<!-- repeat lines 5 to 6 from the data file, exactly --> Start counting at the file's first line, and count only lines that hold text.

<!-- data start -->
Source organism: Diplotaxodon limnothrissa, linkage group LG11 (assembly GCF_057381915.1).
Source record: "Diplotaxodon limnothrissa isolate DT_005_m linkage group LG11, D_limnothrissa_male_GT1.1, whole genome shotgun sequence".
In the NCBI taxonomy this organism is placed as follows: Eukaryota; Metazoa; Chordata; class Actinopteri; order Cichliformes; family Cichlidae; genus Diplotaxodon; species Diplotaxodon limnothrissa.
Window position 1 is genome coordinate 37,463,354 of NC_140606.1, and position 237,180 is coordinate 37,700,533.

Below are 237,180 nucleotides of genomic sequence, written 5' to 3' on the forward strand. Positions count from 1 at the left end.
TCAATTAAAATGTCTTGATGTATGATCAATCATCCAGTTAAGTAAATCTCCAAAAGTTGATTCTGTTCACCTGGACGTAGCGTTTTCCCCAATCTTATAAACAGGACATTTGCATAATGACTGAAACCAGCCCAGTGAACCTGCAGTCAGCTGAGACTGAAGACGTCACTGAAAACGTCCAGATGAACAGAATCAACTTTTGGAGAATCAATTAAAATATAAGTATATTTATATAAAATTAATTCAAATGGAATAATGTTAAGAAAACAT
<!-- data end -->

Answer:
Below are 237,180 nucleotides of genomic sequence, written 5' to 3' on the forward strand. Positions count from 1 at the left end.
TCAATTAAAATGTCTTGATGTATGATCAATCATCCAGTTAAGTAAATCTCCAAAAGTTGATTCTGTTCACCTGGACGTAGCGTTTTCCCCAATCTTATAAACAGGACATTTGCATAATGACTGAAACCAGCCCAGTGAACCTGCAGTCAGCTGAGACTGAAGACGTCACTGAAAACGTCCAGATGAACAGAATCAACTTTTGGAGAATCAATTAAAATATAAGTATATTTATATAAAATTAATTCAAATGGAATAATGTTAAGAAAACAT